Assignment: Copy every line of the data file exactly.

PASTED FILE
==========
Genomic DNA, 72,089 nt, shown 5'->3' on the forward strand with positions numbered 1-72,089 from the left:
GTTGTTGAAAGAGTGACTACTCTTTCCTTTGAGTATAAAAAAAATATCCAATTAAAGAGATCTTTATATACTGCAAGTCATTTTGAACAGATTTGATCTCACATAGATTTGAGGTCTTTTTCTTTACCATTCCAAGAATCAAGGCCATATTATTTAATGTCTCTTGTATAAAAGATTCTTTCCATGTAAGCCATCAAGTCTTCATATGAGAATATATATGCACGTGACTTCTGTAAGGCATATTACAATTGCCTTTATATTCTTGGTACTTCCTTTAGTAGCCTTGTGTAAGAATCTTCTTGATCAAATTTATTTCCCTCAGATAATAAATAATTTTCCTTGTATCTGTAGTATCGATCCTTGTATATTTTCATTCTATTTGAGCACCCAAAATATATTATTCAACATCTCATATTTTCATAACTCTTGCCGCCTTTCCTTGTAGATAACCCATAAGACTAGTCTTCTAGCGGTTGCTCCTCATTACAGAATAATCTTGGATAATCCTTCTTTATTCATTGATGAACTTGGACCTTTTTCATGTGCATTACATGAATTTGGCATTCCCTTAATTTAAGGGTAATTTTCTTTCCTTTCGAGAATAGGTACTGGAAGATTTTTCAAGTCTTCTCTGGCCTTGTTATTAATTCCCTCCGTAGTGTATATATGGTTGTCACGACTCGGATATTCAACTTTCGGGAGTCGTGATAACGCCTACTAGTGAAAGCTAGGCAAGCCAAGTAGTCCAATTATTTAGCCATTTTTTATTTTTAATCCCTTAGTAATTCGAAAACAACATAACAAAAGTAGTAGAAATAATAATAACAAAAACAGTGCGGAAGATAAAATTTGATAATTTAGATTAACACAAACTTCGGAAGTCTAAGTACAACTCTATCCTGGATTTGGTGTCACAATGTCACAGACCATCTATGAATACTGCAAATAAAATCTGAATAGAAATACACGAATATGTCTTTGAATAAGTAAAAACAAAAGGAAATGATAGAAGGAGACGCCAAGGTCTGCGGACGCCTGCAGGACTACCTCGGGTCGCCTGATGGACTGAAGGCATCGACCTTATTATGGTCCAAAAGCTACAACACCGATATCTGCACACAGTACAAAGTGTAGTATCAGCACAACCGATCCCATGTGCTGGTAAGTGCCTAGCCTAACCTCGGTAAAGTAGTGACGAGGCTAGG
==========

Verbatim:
Genomic DNA, 72,089 nt, shown 5'->3' on the forward strand with positions numbered 1-72,089 from the left:
GTTGTTGAAAGAGTGACTACTCTTTCCTTTGAGTATAAAAAAAATATCCAATTAAAGAGATCTTTATATACTGCAAGTCATTTTGAACAGATTTGATCTCACATAGATTTGAGGTCTTTTTCTTTACCATTCCAAGAATCAAGGCCATATTATTTAATGTCTCTTGTATAAAAGATTCTTTCCATGTAAGCCATCAAGTCTTCATATGAGAATATATATGCACGTGACTTCTGTAAGGCATATTACAATTGCCTTTATATTCTTGGTACTTCCTTTAGTAGCCTTGTGTAAGAATCTTCTTGATCAAATTTATTTCCCTCAGATAATAAATAATTTTCCTTGTATCTGTAGTATCGATCCTTGTATATTTTCATTCTATTTGAGCACCCAAAATATATTATTCAACATCTCATATTTTCATAACTCTTGCCGCCTTTCCTTGTAGATAACCCATAAGACTAGTCTTCTAGCGGTTGCTCCTCATTACAGAATAATCTTGGATAATCCTTCTTTATTCATTGATGAACTTGGACCTTTTTCATGTGCATTACATGAATTTGGCATTCCCTTAATTTAAGGGTAATTTTCTTTCCTTTCGAGAATAGGTACTGGAAGATTTTTCAAGTCTTCTCTGGCCTTGTTATTAATTCCCTCCGTAGTGTATATATGGTTGTCACGACTCGGATATTCAACTTTCGGGAGTCGTGATAACGCCTACTAGTGAAAGCTAGGCAAGCCAAGTAGTCCAATTATTTAGCCATTTTTTATTTTTAATCCCTTAGTAATTCGAAAACAACATAACAAAAGTAGTAGAAATAATAATAACAAAAACAGTGCGGAAGATAAAATTTGATAATTTAGATTAACACAAACTTCGGAAGTCTAAGTACAACTCTATCCTGGATTTGGTGTCACAATGTCACAGACCATCTATGAATACTGCAAATAAAATCTGAATAGAAATACACGAATATGTCTTTGAATAAGTAAAAACAAAAGGAAATGATAGAAGGAGACGCCAAGGTCTGCGGACGCCTGCAGGACTACCTCGGGTCGCCTGATGGACTGAAGGCATCGACCTTATTATGGTCCAAAAGCTACAACACCGATATCTGCACACAGTACAAAGTGTAGTATCAGCACAACCGATCCCATGTGCTGGTAAGTGCCTAGCCTAACCTCGGTAAAGTAGTGACGAGGCTAGG